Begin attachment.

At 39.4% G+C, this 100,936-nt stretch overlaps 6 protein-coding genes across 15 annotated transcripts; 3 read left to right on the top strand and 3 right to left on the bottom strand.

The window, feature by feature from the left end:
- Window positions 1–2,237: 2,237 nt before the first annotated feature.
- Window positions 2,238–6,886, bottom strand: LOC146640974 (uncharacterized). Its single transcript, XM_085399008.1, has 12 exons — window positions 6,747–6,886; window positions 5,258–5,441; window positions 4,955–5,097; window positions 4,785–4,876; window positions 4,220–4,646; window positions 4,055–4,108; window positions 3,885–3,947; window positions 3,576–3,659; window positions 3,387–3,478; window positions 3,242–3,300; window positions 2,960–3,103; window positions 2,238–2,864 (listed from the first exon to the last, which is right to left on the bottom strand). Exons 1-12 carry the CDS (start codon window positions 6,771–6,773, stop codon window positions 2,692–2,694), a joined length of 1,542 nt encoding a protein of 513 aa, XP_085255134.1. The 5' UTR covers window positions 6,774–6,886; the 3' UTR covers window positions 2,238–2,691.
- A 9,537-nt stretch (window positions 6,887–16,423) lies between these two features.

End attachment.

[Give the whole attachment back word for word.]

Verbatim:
At 39.4% G+C, this 100,936-nt stretch overlaps 6 protein-coding genes across 15 annotated transcripts; 3 read left to right on the top strand and 3 right to left on the bottom strand.

The window, feature by feature from the left end:
- Window positions 1–2,237: 2,237 nt before the first annotated feature.
- Window positions 2,238–6,886, bottom strand: LOC146640974 (uncharacterized). Its single transcript, XM_085399008.1, has 12 exons — window positions 6,747–6,886; window positions 5,258–5,441; window positions 4,955–5,097; window positions 4,785–4,876; window positions 4,220–4,646; window positions 4,055–4,108; window positions 3,885–3,947; window positions 3,576–3,659; window positions 3,387–3,478; window positions 3,242–3,300; window positions 2,960–3,103; window positions 2,238–2,864 (listed from the first exon to the last, which is right to left on the bottom strand). Exons 1-12 carry the CDS (start codon window positions 6,771–6,773, stop codon window positions 2,692–2,694), a joined length of 1,542 nt encoding a protein of 513 aa, XP_085255134.1. The 5' UTR covers window positions 6,774–6,886; the 3' UTR covers window positions 2,238–2,691.
- A 9,537-nt stretch (window positions 6,887–16,423) lies between these two features.